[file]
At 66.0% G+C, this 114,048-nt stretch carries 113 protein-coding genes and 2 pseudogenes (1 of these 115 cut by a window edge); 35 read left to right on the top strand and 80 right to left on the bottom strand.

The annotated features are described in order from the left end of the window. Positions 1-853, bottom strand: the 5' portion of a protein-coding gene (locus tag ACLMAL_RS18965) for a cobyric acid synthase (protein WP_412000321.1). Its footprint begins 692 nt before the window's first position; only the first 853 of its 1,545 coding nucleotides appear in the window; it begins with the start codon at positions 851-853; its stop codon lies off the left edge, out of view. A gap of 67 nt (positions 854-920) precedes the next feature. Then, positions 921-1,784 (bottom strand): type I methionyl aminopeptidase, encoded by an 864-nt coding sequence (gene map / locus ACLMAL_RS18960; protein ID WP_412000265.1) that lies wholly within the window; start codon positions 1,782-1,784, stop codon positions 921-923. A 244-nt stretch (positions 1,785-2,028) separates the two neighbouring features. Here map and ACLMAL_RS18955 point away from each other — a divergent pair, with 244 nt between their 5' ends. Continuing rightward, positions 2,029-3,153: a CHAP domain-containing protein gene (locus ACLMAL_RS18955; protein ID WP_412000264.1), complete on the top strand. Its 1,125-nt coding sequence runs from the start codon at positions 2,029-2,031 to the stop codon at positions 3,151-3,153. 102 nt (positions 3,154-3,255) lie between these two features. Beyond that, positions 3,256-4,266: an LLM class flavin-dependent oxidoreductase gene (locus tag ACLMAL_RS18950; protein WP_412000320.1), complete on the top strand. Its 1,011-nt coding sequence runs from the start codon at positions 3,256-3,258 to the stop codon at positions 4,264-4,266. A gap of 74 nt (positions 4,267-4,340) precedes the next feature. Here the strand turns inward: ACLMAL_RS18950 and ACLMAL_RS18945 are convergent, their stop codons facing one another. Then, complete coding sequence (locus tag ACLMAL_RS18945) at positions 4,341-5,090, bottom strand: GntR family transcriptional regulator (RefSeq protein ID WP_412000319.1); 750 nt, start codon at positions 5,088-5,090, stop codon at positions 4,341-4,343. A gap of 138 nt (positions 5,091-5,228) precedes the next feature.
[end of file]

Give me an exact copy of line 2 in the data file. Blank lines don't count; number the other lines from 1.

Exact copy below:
The annotated features are described in order from the left end of the window. Positions 1-853, bottom strand: the 5' portion of a protein-coding gene (locus tag ACLMAL_RS18965) for a cobyric acid synthase (protein WP_412000321.1). Its footprint begins 692 nt before the window's first position; only the first 853 of its 1,545 coding nucleotides appear in the window; it begins with the start codon at positions 851-853; its stop codon lies off the left edge, out of view. A gap of 67 nt (positions 854-920) precedes the next feature. Then, positions 921-1,784 (bottom strand): type I methionyl aminopeptidase, encoded by an 864-nt coding sequence (gene map / locus ACLMAL_RS18960; protein ID WP_412000265.1) that lies wholly within the window; start codon positions 1,782-1,784, stop codon positions 921-923. A 244-nt stretch (positions 1,785-2,028) separates the two neighbouring features. Here map and ACLMAL_RS18955 point away from each other — a divergent pair, with 244 nt between their 5' ends. Continuing rightward, positions 2,029-3,153: a CHAP domain-containing protein gene (locus ACLMAL_RS18955; protein ID WP_412000264.1), complete on the top strand. Its 1,125-nt coding sequence runs from the start codon at positions 2,029-2,031 to the stop codon at positions 3,151-3,153. 102 nt (positions 3,154-3,255) lie between these two features. Beyond that, positions 3,256-4,266: an LLM class flavin-dependent oxidoreductase gene (locus tag ACLMAL_RS18950; protein WP_412000320.1), complete on the top strand. Its 1,011-nt coding sequence runs from the start codon at positions 3,256-3,258 to the stop codon at positions 4,264-4,266. A gap of 74 nt (positions 4,267-4,340) precedes the next feature. Here the strand turns inward: ACLMAL_RS18950 and ACLMAL_RS18945 are convergent, their stop codons facing one another. Then, complete coding sequence (locus tag ACLMAL_RS18945) at positions 4,341-5,090, bottom strand: GntR family transcriptional regulator (RefSeq protein ID WP_412000319.1); 750 nt, start codon at positions 5,088-5,090, stop codon at positions 4,341-4,343. A gap of 138 nt (positions 5,091-5,228) precedes the next feature.